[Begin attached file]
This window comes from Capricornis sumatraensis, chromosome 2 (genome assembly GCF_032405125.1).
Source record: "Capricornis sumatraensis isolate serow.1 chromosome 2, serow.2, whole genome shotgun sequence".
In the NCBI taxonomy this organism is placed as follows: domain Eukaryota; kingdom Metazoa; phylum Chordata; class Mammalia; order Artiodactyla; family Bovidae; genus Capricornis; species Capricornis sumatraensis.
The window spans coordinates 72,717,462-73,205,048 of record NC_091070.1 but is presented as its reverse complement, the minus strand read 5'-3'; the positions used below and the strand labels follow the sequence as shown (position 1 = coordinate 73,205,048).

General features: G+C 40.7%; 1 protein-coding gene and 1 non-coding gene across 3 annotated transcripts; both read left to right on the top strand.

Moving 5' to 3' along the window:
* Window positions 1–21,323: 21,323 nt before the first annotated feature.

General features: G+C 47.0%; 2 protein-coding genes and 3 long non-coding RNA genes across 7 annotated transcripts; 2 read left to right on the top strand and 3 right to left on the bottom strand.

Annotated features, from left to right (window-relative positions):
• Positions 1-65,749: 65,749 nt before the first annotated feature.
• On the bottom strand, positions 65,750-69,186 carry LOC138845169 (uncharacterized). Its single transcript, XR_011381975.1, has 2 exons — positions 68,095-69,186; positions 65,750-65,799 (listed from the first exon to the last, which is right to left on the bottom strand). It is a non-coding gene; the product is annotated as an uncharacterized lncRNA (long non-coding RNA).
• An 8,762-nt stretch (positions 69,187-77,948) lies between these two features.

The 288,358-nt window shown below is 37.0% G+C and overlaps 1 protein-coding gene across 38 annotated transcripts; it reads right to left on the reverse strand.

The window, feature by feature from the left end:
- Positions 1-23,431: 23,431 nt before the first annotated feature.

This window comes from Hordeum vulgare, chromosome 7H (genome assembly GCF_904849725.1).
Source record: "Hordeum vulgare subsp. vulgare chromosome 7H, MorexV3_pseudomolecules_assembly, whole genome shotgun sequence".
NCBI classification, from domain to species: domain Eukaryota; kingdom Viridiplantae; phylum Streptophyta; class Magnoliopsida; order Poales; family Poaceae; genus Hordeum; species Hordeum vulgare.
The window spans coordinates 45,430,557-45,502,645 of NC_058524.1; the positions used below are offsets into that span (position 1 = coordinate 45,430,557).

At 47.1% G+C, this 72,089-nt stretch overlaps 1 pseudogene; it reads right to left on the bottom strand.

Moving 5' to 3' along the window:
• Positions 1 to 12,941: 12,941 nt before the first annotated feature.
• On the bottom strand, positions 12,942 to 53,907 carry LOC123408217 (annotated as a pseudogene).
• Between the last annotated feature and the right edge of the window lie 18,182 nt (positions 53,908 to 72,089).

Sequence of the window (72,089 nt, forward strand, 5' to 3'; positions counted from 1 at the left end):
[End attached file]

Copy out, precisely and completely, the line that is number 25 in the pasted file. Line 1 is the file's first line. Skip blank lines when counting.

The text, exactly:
Sequence of the window (72,089 nt, forward strand, 5' to 3'; positions counted from 1 at the left end):